21 January 2013

Sudan: UN to Hold Consultations On Sudan, South Sudan Relations

Khartoum/Juba — Members of the United Nations Security Council will, on Tuesday, hold consultations on relations between Sudan and South Sudan, in accordance with resolution 2046 adopted on 2 May 2012.

Hervé Ladsous, the Under-Secretary-General for Peacekeeping is likely to brief the meeting that will focus on the recent round of negotiations between the two countries in Addis Ababa, Ethiopia from 12-19 January.

The two parties, the African Union High Level Implementation Panel (AUHIP) said, discussed security issues, the establishment of the Abyei Administration, and the adoption of a matrix to facilitate the implementation of the range of agreements between the two.

The issue in the agreements, reached in September last year, mainly focus on operationalisation of the buffer zone and the time table to implement all the agreed issues, including the exportation of South Sudanese oil.

Both Sudan and South Sudan, the AUHIP said in a communiqué issued at end of the Joint Political and Security Mechanism (JPSM) meeting on Saturday, had made "substantial progress", the parties themselves appeared less convinced that significant positive steps had been made.

The two parties, it added, adopted a detailed and time-bound implementation matrix covering all security issues; a matrix for processing security-related complaints and concerns of the Parties, which the Parties have started to use; and, the speedy establishment of the Safe Demilitarized Border Zone (SDBZ).

In particular, the JPSM, according to the Thabo Mbeki-led panel, agreed to operationalise the Joint Border Verification and Monitoring Mechanism (JBVMM). The meeting reportedly identified the location of the JBVMM temporary headquarters in Kadugli, Sudan, as well as the location of sector headquarters; one in each country.

"The JPSM also agreed to request the United Nations to increase the number of military personnel in the United Nations Interim Security Force for Abyei, providing protection the JBVMM border monitors," partly says AUHIP statement.

At the meeting, the two parties reportedly also declared that they have withdrawn all their forces from the disputed borders to either side of the SDBZ center line, while the JPSM, it added, held constructive discussions on the demilitarization of the "14-mile Area" (a section of the border) and remains seized of the matter.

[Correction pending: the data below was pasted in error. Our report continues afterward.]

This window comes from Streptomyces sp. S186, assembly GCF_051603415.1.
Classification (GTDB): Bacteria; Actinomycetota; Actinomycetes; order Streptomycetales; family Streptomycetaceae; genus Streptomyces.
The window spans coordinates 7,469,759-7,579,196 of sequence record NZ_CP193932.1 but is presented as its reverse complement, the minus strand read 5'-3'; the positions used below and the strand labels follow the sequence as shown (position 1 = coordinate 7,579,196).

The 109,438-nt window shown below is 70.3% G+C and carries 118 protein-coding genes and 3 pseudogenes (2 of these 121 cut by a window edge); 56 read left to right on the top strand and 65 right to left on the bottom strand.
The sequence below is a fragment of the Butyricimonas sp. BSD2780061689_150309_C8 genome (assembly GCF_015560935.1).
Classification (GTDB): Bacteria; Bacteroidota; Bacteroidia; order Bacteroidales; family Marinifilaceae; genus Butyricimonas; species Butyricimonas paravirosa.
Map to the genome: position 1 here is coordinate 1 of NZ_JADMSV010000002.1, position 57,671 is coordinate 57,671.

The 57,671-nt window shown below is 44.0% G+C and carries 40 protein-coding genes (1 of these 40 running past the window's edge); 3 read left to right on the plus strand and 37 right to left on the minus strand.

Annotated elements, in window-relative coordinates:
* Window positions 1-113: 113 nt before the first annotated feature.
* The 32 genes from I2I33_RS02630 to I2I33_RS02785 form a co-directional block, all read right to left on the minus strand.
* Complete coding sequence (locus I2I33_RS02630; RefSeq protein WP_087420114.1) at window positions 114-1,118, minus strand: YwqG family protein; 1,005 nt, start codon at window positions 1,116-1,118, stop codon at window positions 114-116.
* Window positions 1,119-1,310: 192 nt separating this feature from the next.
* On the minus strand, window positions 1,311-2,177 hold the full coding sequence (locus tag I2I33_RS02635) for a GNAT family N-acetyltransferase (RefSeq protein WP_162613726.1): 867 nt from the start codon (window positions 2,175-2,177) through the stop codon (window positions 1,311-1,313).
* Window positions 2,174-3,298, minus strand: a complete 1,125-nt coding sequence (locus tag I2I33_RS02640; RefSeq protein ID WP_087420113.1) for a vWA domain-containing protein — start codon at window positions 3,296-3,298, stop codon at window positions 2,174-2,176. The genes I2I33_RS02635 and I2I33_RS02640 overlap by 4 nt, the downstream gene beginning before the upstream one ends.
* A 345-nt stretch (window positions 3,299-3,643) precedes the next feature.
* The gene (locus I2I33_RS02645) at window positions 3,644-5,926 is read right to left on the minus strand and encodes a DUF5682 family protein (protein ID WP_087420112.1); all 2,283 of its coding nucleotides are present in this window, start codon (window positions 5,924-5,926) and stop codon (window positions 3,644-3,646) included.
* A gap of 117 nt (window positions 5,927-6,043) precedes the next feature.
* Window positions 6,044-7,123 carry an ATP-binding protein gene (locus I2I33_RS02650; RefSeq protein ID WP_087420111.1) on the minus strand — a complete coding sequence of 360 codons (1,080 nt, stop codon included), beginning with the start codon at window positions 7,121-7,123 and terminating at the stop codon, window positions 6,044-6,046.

South Sudan, however, said that it had not been able to agree with Sudan on how to operationalise SDBZ, adding that Sudan had made new demands regarding its level of representation in the proposed Abyei Area Council.

On the other hand, the Sudanese negotiating delegation, in a statement released Monday, accused Juba of hampering the activation of the buffer zone by refusing to withdraw its troops fully from Mile 14, a portion of and claimed by the two parties on the border between South Darfur and Northern Bahr El-Ghazal states.

Khartoum further said Juba refuses to disengage with the SPLM-North rebels and continue to harbour and support rebel groups despite South Sudanese commitments to stop it despite the signed agreements.

On Abyei, the delegation said disputed oil-producing region is a part of the Sudanese territory up to the time of organising a referendum, thus they want to get 50% of the seats in the legislative council, stressing that in the past they accepted that South Sudan holds 60% because they were one country and they wanted to promote the idea of "attractive unity".

According to the AUHIP, representatives of both Sudan and South Sudan on the Abyei Joint Oversight Committee (AJOC) would hold a special meeting in the disputed oil-producing region on 30 January, to deliberate on proposals relating to the police service in the area.

The president of Sudan and South Sudan met in Addis Ababa from 4 to 5 January, and they agreed on the implementations of the buffer zone as well as the establishment of Abyei institutions and the police force. They also directed that a timetable be set for resumption of the oil exportation.

They have to meet in the sidelines of the African Union summit 24 January.

However, instead of discussing the fate of Abyei region and the organisation of the referendum they seemingly have to decide personally on the difference over Abyei parliament.

They also to reach a compromise over the troops pulling out of Mile 14, after what they can set a date for the exportation of the South Sudanese oil through the Sudan.

Ads by Google

Copyright © 2013 Sudan Tribune. All rights reserved. Distributed by AllAfrica Global Media (allAfrica.com). To contact the copyright holder directly for corrections — or for permission to republish or make other authorized use of this material, click here.

AllAfrica publishes around 2,000 reports a day from more than 130 news organizations and over 200 other institutions and individuals, representing a diversity of positions on every topic. We publish news and views ranging from vigorous opponents of governments to government publications and spokespersons. Publishers named above each report are responsible for their own content, which AllAfrica does not have the legal right to edit or correct.

Articles and commentaries that identify allAfrica.com as the publisher are produced or commissioned by AllAfrica. To address comments or complaints, please Contact us.